Reporting on the conflict between the mega mining project Conga and the people of Cajamarca, Peru
A guest post by Keith Slack, Global Program Manager, Extractive Industries
January 29th, 2013
Mining industry big-wigs will gather in South Africa next week for Mining Indaba, billed as the “world’s largest mining investment conference.” As has become de rigeur in recent years at this kind of event, there will be some discussion of social and environmental “sustainability” issues. The final day of the event is in fact devoted to this and boasts an impressive-sounding set of panels featuring mining company CEOs, World Bank executives, government officials, and a smattering of NGOs. This is consistent with a recent spate of mining sector sustainability initiatives including, among several others, the International Council on Mining and Metals’Resource Endowment series, which looked at how mining can contribute more to economic development.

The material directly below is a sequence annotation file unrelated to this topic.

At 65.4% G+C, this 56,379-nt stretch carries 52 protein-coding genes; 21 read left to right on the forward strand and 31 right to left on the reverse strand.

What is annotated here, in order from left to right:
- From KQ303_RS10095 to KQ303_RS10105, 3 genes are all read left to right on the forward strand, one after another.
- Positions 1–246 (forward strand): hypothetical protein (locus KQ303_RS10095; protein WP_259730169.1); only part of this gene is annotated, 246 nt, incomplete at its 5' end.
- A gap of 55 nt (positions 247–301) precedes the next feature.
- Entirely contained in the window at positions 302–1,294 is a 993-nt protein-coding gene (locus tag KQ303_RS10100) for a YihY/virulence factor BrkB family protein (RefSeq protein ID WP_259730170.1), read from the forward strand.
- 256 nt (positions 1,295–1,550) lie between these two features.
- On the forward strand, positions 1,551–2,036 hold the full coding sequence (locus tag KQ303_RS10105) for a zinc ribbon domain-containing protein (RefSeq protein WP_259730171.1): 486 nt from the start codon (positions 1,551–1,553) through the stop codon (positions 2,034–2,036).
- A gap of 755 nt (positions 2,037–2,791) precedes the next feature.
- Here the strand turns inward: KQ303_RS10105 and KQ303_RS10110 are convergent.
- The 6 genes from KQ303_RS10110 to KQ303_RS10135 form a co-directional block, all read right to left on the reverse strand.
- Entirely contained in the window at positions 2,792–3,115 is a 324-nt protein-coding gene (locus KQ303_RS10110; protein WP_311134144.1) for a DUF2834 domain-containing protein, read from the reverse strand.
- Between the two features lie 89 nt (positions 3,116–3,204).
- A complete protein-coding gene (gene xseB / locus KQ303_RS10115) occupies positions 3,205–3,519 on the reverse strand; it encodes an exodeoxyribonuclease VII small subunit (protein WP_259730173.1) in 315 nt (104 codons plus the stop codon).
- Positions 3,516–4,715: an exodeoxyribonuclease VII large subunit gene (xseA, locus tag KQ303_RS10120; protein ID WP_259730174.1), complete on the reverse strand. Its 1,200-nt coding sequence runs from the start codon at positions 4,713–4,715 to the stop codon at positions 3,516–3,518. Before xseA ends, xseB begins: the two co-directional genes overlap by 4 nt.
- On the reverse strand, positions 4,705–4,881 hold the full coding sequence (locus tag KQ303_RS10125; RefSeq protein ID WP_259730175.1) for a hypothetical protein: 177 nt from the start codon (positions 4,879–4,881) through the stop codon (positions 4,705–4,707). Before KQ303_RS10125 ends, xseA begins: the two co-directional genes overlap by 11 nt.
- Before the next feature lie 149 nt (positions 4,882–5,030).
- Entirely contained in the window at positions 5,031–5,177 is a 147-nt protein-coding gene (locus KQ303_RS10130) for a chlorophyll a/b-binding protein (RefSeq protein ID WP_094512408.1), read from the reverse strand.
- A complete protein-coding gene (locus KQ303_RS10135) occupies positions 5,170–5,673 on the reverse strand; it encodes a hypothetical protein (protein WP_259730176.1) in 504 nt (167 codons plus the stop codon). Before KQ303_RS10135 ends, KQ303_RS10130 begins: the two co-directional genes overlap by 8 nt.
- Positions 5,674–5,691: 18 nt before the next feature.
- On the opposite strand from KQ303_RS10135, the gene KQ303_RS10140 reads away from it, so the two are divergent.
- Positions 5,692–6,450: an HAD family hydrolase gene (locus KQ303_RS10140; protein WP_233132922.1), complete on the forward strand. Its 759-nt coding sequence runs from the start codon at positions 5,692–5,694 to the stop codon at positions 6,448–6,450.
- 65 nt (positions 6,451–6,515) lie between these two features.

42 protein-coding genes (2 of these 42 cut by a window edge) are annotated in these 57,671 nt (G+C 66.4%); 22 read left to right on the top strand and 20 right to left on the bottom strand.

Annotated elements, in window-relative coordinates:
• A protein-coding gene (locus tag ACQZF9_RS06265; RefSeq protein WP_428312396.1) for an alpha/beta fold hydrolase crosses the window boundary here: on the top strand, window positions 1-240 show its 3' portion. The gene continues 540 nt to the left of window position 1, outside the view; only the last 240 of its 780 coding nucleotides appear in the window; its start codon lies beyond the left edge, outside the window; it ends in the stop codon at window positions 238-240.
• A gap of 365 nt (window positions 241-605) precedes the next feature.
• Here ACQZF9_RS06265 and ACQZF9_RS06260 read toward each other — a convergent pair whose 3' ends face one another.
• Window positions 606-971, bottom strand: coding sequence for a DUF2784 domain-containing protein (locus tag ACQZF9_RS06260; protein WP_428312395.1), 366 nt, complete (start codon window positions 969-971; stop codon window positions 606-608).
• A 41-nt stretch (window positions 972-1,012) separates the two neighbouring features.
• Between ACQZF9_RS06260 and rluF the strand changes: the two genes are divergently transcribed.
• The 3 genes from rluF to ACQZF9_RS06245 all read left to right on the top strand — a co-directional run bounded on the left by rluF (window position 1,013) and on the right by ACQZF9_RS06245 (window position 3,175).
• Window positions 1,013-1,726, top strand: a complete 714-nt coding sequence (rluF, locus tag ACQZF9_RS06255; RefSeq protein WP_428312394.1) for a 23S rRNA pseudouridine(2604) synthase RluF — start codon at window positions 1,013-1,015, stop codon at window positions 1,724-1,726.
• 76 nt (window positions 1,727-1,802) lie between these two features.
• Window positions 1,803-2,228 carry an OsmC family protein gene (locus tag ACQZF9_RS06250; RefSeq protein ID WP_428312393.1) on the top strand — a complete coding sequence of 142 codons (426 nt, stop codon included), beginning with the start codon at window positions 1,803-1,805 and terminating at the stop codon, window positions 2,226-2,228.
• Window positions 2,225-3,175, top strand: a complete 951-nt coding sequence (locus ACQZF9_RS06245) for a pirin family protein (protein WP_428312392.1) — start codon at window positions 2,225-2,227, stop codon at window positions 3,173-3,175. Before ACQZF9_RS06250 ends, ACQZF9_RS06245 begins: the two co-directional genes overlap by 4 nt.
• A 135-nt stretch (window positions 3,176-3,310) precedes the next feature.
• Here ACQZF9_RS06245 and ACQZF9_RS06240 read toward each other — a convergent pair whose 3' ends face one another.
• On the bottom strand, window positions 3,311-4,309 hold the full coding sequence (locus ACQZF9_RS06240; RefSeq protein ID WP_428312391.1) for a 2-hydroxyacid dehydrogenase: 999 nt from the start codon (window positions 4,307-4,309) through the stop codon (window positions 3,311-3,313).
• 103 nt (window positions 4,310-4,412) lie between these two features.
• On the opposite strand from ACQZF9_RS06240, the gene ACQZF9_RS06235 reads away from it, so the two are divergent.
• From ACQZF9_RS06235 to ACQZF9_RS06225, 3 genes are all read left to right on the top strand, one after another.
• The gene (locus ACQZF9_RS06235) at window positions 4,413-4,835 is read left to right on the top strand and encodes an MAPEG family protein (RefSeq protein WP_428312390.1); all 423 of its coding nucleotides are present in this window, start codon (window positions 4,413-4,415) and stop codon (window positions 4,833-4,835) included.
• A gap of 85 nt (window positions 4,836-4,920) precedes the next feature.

While this attention to sustainability is in general positive, it hasn’t driven the fundamental change in industry practice that is urgently needed. US-based Newmont Mining’s history in Peru is one example. Following a series of problems in Peru and elsewhere in the mid-2000s, the company commissioned a report that produced recommendations on improving its relationships with local communities. The company’s implementation of these recommendations has been spotty at best. Last year it was forced to postpone its massive Mina Conga project in the face of community opposition. In December the company released another damning external review that described a “state of fear” among communities living near the mine. Clearly the learning from past reviews hasn’t sunk in with company management.
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